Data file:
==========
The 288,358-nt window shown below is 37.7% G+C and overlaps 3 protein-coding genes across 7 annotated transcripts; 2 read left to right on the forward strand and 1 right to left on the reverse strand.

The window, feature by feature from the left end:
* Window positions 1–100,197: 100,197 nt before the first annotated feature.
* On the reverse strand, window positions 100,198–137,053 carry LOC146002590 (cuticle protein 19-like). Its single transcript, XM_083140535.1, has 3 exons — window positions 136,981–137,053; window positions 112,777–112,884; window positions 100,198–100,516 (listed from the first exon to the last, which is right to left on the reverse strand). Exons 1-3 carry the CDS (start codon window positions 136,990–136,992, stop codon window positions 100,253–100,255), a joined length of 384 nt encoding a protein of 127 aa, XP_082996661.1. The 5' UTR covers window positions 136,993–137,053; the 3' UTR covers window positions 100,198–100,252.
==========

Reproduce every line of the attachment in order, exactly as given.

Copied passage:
The 288,358-nt window shown below is 37.7% G+C and overlaps 3 protein-coding genes across 7 annotated transcripts; 2 read left to right on the forward strand and 1 right to left on the reverse strand.

The window, feature by feature from the left end:
* Window positions 1–100,197: 100,197 nt before the first annotated feature.
* On the reverse strand, window positions 100,198–137,053 carry LOC146002590 (cuticle protein 19-like). Its single transcript, XM_083140535.1, has 3 exons — window positions 136,981–137,053; window positions 112,777–112,884; window positions 100,198–100,516 (listed from the first exon to the last, which is right to left on the reverse strand). Exons 1-3 carry the CDS (start codon window positions 136,990–136,992, stop codon window positions 100,253–100,255), a joined length of 384 nt encoding a protein of 127 aa, XP_082996661.1. The 5' UTR covers window positions 136,993–137,053; the 3' UTR covers window positions 100,198–100,252.